Statistical analysis

Continuous data from patients are expressed as the median with the interquartile range. The significance of the differences was analyzed statistically by the χ2, Fisher’s exact test, or Mann-Whitney U test, as appropriate, using SPSS software (Ver.18, SPSS Inc., Chicago, IL). To evaluate independent factors for predicting an SVR, variables that reached the P < 0.1 level in the univariate tests were used as candidate factors in a multivariate logistic regression analysis. In all of the cases, the level of significance was set as P value < 0.05.

RESULTS
Patient characteristics

The patient characteristics in the TVR group (n = 112) and SMV group (n = 76) are summarized by age in Tables 1 and 2. The analysis of the pretreatment factors revealed that serum albumin, γ-glutamyl-transpeptidase, and the estimated glomerular filtration rate in the older patients were significantly lower than those of the younger patients in the TVR group (Table 1). Pretreatment serum chemokine C-X-C motif ligand 10 (CXCL10) levels were not significantly different between the younger (543 pg/mL, range: 118-1218 pg/mL) and older (510 pg/mL, range: 95-1794 pg/mL) groups. In the SMV group, BW, white blood cell count, hemoglobin, serum albumin, and serum alanine aminotransferase (ALT) in the older patients were significantly lower than those of the younger patients (Table 2). No significant differences in the prior treatment response, HCV core 70/91 mutations, or IL28B SNPs were found between the younger and older group in both TVR and SMV groups.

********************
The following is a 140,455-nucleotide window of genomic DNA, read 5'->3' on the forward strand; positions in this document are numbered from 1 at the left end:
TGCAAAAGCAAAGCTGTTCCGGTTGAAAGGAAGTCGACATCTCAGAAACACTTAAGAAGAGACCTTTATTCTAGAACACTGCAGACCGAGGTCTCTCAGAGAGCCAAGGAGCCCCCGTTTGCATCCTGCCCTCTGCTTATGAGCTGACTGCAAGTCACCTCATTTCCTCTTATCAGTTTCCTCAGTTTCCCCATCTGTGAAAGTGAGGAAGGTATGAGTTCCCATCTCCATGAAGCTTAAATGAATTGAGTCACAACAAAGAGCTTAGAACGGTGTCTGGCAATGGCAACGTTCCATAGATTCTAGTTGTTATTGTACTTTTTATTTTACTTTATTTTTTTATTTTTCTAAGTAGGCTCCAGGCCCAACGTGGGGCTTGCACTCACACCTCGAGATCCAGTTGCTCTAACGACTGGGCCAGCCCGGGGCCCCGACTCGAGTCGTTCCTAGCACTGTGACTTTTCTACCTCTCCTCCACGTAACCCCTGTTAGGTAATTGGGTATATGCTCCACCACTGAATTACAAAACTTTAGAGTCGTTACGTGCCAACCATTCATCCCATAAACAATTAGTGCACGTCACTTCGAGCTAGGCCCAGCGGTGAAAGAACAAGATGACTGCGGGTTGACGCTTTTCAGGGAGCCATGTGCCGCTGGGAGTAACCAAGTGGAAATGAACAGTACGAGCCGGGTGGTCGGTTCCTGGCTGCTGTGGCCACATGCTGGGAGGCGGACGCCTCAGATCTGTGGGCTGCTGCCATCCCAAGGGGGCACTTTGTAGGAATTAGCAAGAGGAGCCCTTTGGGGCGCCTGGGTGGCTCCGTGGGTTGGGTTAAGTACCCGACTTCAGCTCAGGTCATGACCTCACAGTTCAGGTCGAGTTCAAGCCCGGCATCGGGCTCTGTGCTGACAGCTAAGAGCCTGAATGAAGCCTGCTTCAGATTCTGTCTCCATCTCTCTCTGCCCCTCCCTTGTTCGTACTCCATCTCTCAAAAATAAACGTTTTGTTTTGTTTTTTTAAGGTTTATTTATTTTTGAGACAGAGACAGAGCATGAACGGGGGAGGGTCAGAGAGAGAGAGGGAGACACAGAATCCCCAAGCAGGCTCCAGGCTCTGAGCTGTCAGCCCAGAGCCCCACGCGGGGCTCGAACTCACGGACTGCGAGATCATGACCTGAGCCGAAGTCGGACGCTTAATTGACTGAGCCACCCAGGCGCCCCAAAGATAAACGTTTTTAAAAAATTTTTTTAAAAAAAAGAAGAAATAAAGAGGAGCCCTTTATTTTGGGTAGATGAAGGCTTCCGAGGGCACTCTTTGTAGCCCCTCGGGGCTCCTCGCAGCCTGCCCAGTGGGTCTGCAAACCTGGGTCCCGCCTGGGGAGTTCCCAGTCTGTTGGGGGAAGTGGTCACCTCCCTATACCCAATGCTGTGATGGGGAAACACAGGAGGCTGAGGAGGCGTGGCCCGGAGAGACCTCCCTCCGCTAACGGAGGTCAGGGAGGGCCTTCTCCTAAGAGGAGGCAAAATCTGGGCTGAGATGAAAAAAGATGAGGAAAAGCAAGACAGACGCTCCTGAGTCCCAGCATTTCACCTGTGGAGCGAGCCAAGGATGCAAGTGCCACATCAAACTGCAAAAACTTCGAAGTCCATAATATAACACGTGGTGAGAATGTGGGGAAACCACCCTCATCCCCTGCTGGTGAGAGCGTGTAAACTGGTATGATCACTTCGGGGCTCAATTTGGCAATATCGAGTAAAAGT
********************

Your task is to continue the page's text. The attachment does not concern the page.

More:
Virological response and outcome